Do you have a history of diabetes in your family? If so, you may not only be destined for the condition but you may already have pre-diabetes. According to an article on the Dr. Oz website, 1 in 4 Americans are pre-diabetic, which works out to around 79 million people. For a lot of pre-diabetic people, symptoms present of diabetes while other people experience milder symptoms.
Prediabetes is when you have blood glucose levels that are higher than normal levels, but are not yet high enough to be considered to be diabetes. When a doctor diagnoses you with this condition, it can sometimes be called impaired glucose tolerance (IGT) or impaired fasting glucose (IFG).
For many people, there are no symptoms or sign of pre-diabetes. And without the help of a doctor, the condition goes undetected until it launches into full scale diabetes.
Acanthosis nigricans, which is a condition where you get darkened areas of skin, is the most common symptom of pre-diabetes. With acanthosis nigricans, the areas most often affected are the elbows, the neck, the knees, the armpits and the knuckles.
Classic symptoms of type 2 diabetes that can also present with pre-diabetes include:
- frequent urination
- blurred vision
- increased thirst
Having prediabetes does not mean that you will definitely get type 2 diabetes. In fact, with early treatment you can get your blood glucose levels back into the normal range. According to a recent study mentioned on MedicineNet, only 11% of people with prediabetes developed type II diabetes.
You should know that prediabetes can cause some of the same long-term effects on the body that full fledged diabetes has on the body. In fact, it actually increases your risk of heart disease by around 50 percent.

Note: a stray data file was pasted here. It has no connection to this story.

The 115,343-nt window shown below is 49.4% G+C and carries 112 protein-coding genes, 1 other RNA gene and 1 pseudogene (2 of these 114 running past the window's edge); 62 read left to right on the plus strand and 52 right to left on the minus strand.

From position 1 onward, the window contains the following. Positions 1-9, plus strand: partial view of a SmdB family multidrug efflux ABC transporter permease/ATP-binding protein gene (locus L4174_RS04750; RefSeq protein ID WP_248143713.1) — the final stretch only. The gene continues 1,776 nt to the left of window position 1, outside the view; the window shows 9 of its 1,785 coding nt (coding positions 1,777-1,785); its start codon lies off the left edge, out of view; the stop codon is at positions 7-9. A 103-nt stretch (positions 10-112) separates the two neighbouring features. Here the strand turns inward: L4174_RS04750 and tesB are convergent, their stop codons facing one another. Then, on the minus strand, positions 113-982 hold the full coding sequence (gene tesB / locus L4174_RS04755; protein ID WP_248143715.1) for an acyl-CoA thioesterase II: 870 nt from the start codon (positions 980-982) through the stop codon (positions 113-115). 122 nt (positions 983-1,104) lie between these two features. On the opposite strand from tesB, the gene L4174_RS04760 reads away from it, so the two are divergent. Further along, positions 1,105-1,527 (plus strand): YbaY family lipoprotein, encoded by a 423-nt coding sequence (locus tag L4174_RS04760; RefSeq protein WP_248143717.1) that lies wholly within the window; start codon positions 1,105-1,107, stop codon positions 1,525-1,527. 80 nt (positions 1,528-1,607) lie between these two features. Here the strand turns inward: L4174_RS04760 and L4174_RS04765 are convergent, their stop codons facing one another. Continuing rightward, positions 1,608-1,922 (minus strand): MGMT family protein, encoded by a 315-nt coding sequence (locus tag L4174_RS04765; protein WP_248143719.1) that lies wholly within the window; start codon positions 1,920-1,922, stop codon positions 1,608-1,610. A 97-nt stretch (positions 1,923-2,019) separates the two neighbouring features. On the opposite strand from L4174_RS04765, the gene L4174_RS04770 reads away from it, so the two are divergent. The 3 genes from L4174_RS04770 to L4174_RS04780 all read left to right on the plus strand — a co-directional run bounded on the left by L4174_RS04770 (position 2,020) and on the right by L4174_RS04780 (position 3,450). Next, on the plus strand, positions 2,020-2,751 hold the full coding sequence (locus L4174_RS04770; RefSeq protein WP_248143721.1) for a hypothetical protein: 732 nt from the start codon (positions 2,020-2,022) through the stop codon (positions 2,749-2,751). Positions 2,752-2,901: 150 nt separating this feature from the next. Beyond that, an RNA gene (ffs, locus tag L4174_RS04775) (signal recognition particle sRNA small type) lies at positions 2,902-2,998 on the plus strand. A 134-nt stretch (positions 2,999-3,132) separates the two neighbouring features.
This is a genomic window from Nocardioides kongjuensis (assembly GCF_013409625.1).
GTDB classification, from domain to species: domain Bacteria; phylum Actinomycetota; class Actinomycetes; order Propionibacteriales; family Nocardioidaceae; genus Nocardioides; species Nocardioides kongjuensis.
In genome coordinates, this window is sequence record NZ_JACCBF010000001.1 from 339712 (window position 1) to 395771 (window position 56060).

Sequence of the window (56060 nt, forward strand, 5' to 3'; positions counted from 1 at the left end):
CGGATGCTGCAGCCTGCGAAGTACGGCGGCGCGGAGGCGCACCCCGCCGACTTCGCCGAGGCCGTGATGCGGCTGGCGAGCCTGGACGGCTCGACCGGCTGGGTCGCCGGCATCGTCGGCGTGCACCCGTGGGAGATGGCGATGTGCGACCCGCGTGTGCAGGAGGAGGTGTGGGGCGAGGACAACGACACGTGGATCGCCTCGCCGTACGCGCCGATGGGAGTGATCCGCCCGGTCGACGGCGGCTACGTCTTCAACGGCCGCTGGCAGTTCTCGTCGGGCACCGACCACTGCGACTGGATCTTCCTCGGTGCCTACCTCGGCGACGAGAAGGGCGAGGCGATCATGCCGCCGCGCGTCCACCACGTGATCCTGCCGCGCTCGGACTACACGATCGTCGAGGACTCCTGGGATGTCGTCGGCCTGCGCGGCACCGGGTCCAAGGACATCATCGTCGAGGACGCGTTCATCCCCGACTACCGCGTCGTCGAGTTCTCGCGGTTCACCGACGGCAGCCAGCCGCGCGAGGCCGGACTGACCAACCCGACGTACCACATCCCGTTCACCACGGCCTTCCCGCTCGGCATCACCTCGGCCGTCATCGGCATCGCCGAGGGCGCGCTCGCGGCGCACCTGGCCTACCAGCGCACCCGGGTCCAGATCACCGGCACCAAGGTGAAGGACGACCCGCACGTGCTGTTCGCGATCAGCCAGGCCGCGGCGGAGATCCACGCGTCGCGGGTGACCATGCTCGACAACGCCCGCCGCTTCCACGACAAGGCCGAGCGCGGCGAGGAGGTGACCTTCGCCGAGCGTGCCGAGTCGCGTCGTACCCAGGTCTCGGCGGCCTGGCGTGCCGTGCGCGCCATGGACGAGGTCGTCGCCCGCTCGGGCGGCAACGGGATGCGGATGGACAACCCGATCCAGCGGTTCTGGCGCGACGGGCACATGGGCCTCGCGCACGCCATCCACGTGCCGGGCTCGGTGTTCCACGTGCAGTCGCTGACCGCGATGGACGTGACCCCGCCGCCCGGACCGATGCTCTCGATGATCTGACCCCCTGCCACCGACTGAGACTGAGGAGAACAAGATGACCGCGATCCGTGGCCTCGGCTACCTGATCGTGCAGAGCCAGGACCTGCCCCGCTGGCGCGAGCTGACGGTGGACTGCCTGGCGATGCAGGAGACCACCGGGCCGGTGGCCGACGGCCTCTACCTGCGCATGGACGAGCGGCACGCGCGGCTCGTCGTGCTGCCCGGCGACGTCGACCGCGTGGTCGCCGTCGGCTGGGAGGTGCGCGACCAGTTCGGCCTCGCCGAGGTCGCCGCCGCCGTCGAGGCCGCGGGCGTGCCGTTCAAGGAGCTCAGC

Just like with regular diabetes, there are things that you can do to prevent your health situation from getting worse. You can even prevent it from going into full-blown type two diabetes. The main at home treatment option is lifestyle modification.
If you can lose a little weight or start getting in some moderate exercise, then you are on the path to making your health better. In many people, just 30 minutes of exercise a day and a healthier diet will result in some weight loss and the return of blood glucose numbers to their normal levels. Some studies show that all you need is to lose 5% to 10% of body weight to see a positive change in your blood glucose levels.
When To See A Doctor About Prediabetes
If you have concerns about the possibility of being pre-diabetic, you should schedule an appointment with your doctor to discuss it – especially if you are exhibiting the type 2 diabetes symptoms. Your doctor can actually give you a blood glucose screening to determine if you already have the condition.
Some risk factors for pre-diabetes include:
- leading a sedentary, or inactive, lifestyle
- age 45 or older
- overweight, with a BMI over 25
- high blood pressure
- history of gestational diabetes when you were pregnant or gave birth to a baby who weighed more than 9 pounds
- family history of type 2 diabetes
- African-American, Hispanic, American Indian, Asian-American or a Pacific Islander ethnicity
- previously diagnosed with polycystic ovary syndrome
- sleep less than six hours or more than nine hours each night
- high-density lipoprotein (HDL) cholesterol (the “good” cholesterol) is below 35 milligrams per deciliter (mg/dL) — 0.9 millimoles per liter or mmol/L — or your triglyceride level is above 250 mg/dL (2.83 mmol/L).